My Relationship with Makeup

For as long as I can remember, I have had a weird relationship with makeup. This is a post that I’ve written many times, and a subject that I talk on and off about, but I wanted to revisit it now. As someone who now wears light makeup everyday to work and has now come to view my face as looking messy and unattractive without it, I needed to revisit it – more for myself, rather than anyone else. The mindset that is starting to develop around my use of makeup today worries me, because after years of rarely using makeup as I a) couldn’t be bothered to spend so much time and money on it and b) not thinking it necessary, I’m now struggling to figure out how I feel about it all.

When I was a teenager, I had incredibly bad acne which in turn made me extremely self-conscious. Part of me thinks that a lot of my problems might have been solved if someone had shown me how to use makeup to cover up all the flaws and insecurities that branded my face. If I had known that it would only take a few dabs of concealer to cover up the worst of it, I like to think that I would have been far more confident in my day-to-day life.

The other part of me is grateful that I didn’t wear makeup, as I’m certain the reason my skin is good most days now is because I didn’t clog up my pores with foundation every day during puberty. I’m very much of the belief that makeup is yet another commodity sold by the media to women in a society where still women are made to feel that their best asset is their beauty. Businesses manipulate women into buying makeup by playing off those insecurities that are practically bred into every little girl to think that to be beautiful is what is most important.

I suppose that’s one reason that has been in the background of my thoughts toward makeup. Not wearing makeup was as much as a declaration as wearing makeup was, and by deciding for myself that I wasn’t going to wear any made me feel stronger and confident in a way that makeup didn’t. Makeup was a crutch, in my mind, and a crutch that society was telling me that I needed.

But just because I had made my mind up about this by no means meant that others had the same approach. Whilst in my head I was telling myself that makeup was a means of expression and should be optional, not mandatory, others may well have been looking at me thinking that I didn’t look polished or pretty. Or, better yet, thinking that I could be pretty if only I put some effort into it. And how damaging is that? Beauty is a standard set, one that we can never truly obtain – once you use makeup, you’re encouraged to use more and more until you leave the house wearing a different layer of skin.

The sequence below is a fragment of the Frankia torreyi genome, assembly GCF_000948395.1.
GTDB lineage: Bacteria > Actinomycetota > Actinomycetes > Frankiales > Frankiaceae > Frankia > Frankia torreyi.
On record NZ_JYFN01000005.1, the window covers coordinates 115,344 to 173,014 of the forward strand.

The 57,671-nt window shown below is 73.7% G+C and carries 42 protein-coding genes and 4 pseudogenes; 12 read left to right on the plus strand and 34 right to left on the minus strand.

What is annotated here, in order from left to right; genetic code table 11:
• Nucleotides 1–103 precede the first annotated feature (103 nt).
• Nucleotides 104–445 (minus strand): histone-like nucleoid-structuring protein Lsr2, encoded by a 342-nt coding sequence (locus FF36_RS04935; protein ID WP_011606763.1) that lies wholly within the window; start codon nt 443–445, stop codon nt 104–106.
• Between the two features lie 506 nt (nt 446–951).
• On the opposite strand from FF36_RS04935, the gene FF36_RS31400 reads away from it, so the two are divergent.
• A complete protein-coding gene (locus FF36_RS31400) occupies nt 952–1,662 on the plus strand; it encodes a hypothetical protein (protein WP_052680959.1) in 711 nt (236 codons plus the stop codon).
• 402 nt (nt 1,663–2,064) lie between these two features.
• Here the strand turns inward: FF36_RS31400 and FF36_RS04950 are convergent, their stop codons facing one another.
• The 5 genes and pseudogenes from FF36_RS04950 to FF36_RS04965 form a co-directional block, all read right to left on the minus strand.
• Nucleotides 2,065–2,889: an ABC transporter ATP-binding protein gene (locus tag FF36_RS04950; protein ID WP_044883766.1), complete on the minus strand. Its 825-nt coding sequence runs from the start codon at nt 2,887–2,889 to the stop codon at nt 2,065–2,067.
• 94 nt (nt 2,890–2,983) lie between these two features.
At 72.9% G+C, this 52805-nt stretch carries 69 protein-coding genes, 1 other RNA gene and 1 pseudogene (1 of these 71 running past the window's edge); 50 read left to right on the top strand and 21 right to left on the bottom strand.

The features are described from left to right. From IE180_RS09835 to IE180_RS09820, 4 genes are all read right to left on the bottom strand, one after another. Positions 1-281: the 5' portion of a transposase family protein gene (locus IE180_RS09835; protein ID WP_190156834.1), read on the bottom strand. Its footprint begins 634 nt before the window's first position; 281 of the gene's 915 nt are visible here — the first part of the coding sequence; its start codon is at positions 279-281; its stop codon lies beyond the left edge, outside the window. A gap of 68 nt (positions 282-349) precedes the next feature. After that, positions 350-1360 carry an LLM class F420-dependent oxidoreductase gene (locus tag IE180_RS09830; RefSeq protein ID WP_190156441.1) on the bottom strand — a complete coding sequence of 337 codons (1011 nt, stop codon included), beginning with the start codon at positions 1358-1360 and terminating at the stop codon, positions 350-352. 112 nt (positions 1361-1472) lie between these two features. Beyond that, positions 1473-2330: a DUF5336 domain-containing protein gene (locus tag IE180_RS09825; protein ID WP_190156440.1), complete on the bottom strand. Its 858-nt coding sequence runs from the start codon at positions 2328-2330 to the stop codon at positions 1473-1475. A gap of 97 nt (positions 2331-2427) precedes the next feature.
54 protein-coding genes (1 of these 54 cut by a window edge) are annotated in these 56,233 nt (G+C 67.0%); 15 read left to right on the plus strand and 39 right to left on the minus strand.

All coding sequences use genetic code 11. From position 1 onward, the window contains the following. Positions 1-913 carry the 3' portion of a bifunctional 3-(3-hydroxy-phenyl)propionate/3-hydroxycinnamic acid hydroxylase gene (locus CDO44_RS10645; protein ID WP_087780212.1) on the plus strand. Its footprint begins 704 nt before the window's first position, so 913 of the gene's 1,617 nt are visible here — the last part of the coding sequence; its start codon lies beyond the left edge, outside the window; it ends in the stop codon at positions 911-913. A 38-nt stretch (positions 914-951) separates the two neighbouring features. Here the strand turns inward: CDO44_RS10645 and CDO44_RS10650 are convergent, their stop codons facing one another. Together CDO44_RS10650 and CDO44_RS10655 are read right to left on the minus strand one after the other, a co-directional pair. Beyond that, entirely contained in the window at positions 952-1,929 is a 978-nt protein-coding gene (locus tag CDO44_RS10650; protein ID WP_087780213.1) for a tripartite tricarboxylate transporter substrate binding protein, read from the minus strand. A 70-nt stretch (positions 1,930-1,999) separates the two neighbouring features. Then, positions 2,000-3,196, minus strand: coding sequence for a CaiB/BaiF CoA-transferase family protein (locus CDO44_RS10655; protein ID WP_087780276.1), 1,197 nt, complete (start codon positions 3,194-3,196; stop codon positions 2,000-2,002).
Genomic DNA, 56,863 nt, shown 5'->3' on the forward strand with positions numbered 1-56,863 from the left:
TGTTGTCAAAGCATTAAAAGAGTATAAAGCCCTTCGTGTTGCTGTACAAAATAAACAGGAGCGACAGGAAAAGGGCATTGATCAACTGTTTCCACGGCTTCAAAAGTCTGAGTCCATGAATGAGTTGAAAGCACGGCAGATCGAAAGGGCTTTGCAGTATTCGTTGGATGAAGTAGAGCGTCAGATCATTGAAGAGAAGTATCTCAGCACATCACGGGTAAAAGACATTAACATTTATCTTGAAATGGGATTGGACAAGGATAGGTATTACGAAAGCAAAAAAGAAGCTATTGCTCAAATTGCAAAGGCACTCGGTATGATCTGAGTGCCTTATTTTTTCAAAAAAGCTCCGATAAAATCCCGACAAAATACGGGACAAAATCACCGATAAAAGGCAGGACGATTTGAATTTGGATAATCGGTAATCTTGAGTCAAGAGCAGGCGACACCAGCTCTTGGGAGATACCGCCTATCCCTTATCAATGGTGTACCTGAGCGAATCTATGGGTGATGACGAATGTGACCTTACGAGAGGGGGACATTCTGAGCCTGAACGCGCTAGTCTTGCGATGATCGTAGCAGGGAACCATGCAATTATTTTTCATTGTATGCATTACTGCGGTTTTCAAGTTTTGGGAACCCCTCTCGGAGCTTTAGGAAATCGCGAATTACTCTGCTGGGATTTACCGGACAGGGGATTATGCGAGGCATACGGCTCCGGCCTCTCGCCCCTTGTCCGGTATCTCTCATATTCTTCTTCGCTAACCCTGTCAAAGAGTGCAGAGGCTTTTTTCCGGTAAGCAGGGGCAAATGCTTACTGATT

Family members would tell me before interviews, all meaning well, that I should definitely wear some makeup to look more ‘professional’. They were essentially telling me that if I didn’t wear makeup, I would look like a slob. As if makeup was no longer a choice, but an expectation that I was meant to fulfil in order to get a job. And once I got the job? I felt so much pressure to keep up a good appearance that I started wearing makeup everyday, which brings me to now. Whilst I don’t wear a lot of makeup, everyday I make time to put on concealer and powder, to wear some mascara and blush to make myself look better. Whereas in my last job I rarely used makeup, not at all concerned about not wearing it, I now look at my skin and think that it doesn’t look nice without it.

This was the mindset and outlook that I was scared shitless of obtaining, like it was some sort of plague sweeping across the nation which I had somehow managed to avoid. Is it not outdated, believing that women have to wear makeup in formal situations? If you saw a man and a woman with pimples on their chins, would you only think that the woman looked bad as she wasn’t even trying to cover them in makeup? Would she look sloppy, whereas he maintained a professional appearance? Would a man be judged for having bags under his eyes?

I stand by my belief that makeup should be something for the individual, something you choose to wear to express yourself, to show off your creativity and flair. It shouldn’t be a requirement, and nobody should make you feel like it is. I shouldn’t be viewed as seeming sickly, lazy, or untidy simply because I didn’t want to spend time that morning caking my face in products for other people’s benefit.

So now I feel stuck between a rock and a hard place. Stop wearing makeup and feel insecure again, or continue wearing it saying that I personally prefer having it? It’s a statement either way, and I’m so terrified of making the wrong one. After years of feeling like not wearing makeup was part of my identity, am I now betraying my past self by caving to its appeal? Am I caving to the societal pressure and belief that makeup will make me look far better? That my own skin is just not enough?

It’s a maze I have been unable to navigate thus far. My feelings and emotions are conflicted, feeling attacked when people tell me I should wear makeup, as if they are saying I’m ugly instead. As if they’re saying that nobody would want me, be it to hire me in a job or to date me romantically, if I didn’t wear makeup. It’s a conversation and discussion that seems to have been going on for so long, that there can’t possibly be any sort of end in sight. It’s a conversation I’m sure I’ll be participating in for many more years, one where I wish I knew what the conclusion will be.

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Female Beauty

I have a notebook obsession – seriously, it’s a bit of an issue that I try to handle every single day. I even tried to get rid of a few old ones the other day, and as I was flicking through  the pages of one of my numerous ‘ideas’ notebooks, I came across a small passage that I wrote. It was a first-person rant by a female character who was fed up of being called arrogant for thinking she was beautiful. When writing it, I think I must have been maybe fourteen and most definitely insecure about my appearance, so of course I wrote about characters who were confident, strong, and took absolutely no shit from anyone.